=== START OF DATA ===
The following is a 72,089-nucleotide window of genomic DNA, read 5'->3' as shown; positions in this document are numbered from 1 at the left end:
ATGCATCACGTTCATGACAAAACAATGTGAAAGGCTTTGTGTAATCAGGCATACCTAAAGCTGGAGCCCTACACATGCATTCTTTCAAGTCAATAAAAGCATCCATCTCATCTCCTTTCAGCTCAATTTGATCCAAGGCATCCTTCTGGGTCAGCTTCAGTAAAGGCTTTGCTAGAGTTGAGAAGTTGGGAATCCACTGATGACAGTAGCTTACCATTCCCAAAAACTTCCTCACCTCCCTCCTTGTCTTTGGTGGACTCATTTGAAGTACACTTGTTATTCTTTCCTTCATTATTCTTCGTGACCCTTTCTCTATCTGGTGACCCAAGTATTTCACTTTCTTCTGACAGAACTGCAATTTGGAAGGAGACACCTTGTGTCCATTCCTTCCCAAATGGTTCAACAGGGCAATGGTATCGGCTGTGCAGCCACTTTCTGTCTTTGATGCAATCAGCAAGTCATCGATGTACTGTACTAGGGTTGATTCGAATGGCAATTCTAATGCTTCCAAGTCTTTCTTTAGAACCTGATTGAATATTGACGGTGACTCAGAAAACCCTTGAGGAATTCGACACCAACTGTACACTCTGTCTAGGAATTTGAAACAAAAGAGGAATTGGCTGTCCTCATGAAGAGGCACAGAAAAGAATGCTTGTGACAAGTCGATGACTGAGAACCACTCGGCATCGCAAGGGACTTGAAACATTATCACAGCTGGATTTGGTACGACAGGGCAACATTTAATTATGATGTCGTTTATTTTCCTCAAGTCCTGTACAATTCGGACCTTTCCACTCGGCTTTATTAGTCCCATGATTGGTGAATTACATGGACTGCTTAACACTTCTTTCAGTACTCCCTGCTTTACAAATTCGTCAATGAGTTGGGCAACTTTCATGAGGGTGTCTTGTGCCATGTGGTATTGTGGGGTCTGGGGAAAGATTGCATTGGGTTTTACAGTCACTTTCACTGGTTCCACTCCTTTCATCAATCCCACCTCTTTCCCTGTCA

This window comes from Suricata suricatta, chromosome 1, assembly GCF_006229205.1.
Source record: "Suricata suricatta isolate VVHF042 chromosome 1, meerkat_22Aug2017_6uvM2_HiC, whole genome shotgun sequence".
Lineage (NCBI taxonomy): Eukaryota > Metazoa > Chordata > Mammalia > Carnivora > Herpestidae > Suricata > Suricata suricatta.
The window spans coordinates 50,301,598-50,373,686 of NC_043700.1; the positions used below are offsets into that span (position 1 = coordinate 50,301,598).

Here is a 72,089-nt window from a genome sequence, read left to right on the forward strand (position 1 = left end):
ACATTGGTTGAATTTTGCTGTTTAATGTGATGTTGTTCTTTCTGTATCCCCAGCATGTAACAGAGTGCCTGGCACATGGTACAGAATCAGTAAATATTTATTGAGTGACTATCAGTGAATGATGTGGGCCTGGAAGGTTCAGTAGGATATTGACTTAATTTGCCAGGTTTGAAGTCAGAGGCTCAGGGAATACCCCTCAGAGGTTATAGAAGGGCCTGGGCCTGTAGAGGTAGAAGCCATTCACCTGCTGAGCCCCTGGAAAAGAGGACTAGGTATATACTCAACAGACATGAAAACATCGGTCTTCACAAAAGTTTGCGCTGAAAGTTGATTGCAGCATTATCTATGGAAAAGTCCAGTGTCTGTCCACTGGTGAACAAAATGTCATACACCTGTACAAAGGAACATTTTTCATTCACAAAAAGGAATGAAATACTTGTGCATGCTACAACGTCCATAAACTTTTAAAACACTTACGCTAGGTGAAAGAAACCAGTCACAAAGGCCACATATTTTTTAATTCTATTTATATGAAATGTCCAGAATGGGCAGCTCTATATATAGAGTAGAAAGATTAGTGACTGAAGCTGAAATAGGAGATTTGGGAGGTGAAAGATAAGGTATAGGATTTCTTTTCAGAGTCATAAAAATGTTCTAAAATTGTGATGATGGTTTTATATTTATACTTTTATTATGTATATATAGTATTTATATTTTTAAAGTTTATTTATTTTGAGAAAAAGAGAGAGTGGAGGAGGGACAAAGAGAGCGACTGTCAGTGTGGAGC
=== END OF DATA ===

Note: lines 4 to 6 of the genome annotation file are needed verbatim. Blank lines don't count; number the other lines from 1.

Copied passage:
Source record: "Suricata suricatta isolate VVHF042 chromosome 1, meerkat_22Aug2017_6uvM2_HiC, whole genome shotgun sequence".
Lineage (NCBI taxonomy): Eukaryota > Metazoa > Chordata > Mammalia > Carnivora > Herpestidae > Suricata > Suricata suricatta.
The window spans coordinates 50,301,598-50,373,686 of NC_043700.1; the positions used below are offsets into that span (position 1 = coordinate 50,301,598).